Committee hopes to rekindle international relationships by reviving Sister City program
In 2016, Stanley and Jason Hunt, the son and grandson of master First Nations carver Henry Hunt, refurbished a totem pole Henry Hunt carved for Victoria Park in Palm Springs. Children from Vista Del Monte Elementary School came to Fire Station 3 to watch them work. (Photo courtesy Lauren Scarbro)

Committee hopes to rekindle international relationships by reviving Sister City program

Kendall Balchan image

Kendall Balchan

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March 1, 2022

A new committee wants to restore the bonds between Palm Springs and international cities. Remnants of those bonds can still be seen hiding in plain sight all over the city. 

A totem pole on a stone monument sits at the corner of Racquet Club Road and Via Miraleste in Victoria Park. A large metal bell is tucked away near the IT department at City Hall. Both of these items were gifts from sister cities of Palm Springs. The totem pole came from Victoria, British Columbia, in 1968. Nikko, Japan, gifted the bell to the city in 1980.

Throughout the 1960s and 70s, Palm Springs had robust connections with three international cities as a part of the Sister Cities program — Victoria, Nikko, and Puerto Vallarta, Mexico. One of the most significant relationships was with Victoria. The two cities not only exchanged tourists and business, but students, doctors, sports teams, and artists. 

In the 1980s, then-Mayor Frank Bogert wrote a letter to the Mayor of Victoria terminating the relationship. Bogert described the program as “just too cumbersome” and discontinued the relationship because “it was too time-consuming.”

Now, the new Palm Springs Sister Cities committee is hoping to renew those severed ties with international cities, and they’re hoping to start with Victoria. Business owner Jeffrey Bernstein — a current candidate for City Council — co-chairs the committee with Al Jones, formerly of the Airport Commission. 

The committee is made up of all volunteers, and Jones said there’s room for more. Those with with diverse backgrounds, different jobs, and different ages are especially welcome to join. 

Bernstein says the idea first came to him before the pandemic, but he sees even more urgency for the project as the world emerges from COVID-19 restrictions. It’s hoped that the the Sister City program will re-energize the city, promote tourism, and boost hotels, restaurants, and retail sales.

“This is an opportunity to respond to Covid and come out of it positively,” said Jones, adding that San Miguel de Allende, Mexico, Aix-en-Provence, France, and Henley-on-Thames, England, are all currently under consideration.

David Perry serves as the communications and public affairs professional on the committee, and he’s a veritable expert on the Sister Cities program. He served on the committee in San Francisco, which has almost 20 Sister Cities, including Shanghai and Cork, Ireland. 

This bell was presented to Palm Springs by a former sister city, Nikko, in Japan.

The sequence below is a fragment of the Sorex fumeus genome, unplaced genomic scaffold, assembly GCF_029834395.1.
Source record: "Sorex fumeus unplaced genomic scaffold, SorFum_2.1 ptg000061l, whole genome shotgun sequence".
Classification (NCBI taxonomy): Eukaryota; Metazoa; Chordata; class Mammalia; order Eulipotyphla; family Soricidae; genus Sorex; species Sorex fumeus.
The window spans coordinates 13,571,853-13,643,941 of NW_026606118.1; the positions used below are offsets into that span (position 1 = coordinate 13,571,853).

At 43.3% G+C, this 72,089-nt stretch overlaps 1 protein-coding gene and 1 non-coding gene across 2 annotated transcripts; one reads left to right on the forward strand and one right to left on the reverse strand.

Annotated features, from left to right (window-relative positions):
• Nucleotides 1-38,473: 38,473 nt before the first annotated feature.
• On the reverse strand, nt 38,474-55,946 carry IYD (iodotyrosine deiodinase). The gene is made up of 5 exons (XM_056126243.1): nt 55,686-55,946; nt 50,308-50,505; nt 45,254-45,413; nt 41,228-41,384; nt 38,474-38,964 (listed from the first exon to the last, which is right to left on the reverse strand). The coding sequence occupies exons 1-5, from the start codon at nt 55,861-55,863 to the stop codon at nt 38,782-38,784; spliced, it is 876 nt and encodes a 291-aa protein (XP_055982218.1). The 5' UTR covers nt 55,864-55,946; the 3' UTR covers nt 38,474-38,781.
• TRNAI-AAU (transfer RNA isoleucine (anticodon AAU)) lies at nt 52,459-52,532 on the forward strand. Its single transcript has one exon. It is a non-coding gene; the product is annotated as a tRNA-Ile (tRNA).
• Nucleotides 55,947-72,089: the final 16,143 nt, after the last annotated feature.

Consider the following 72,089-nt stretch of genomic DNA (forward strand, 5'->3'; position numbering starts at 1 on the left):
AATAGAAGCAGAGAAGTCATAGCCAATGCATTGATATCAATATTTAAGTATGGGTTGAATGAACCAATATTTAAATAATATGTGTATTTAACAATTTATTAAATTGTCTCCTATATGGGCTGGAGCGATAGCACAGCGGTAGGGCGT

Perry says he’s seen for himself how much good these exchanges can do for a city. “I’ve seen a direct economic result, Perry said. “Citizens in both cities doing business with each other that would not have happened without the program.” 

The committee hopes to take advantage of the obvious link between Canadian tourists and the Coachella Valley, with thousands making their way down south as the temperature in their hometowns drops.

With the Sister Cities program, Perry says Palm Springs would become a year-round destination.

“You can work remotely from here, and you’re two hours from San Diego and Los Angeles, a one-hour flight from San Francisco, and an airport with great connecting flights and a growing number of direct flights.”

Jones just left his position as chair of the Airport Commission last summer. He says the city is coming back with a bang.

“(Palm Springs International Airport) in the past few months has had not only the highest monthly passenger numbers since the start of the pandemic, but the highest passenger numbers ever,” he observed.

As for the next steps, the committee is continuing conversations with City Hall and local business organizations. The mayors of any future sister cities will need to make the final call by signing a letter of intent and formalizing the agreement.

There is an annual fee to be a part of the Sister Cities Organization, which the committee says it will take care of through fundraising and donations from its own members.

Jones stresses that the program is not just about tourism. He says, “We want to increase awareness and foster an exchange between two different cities.” 

That’s another reason why Victoria is an attractive choice for the committee. The culture and demographics of the city are so different from Palm Springs that student and cultural exchanges would greatly benefit both cities. 


More information: The Palm Springs Sister City Committee meets on the second Thursday of every month on Zoom at 8:30 a.m.  You can join the group’s Facebook page here.

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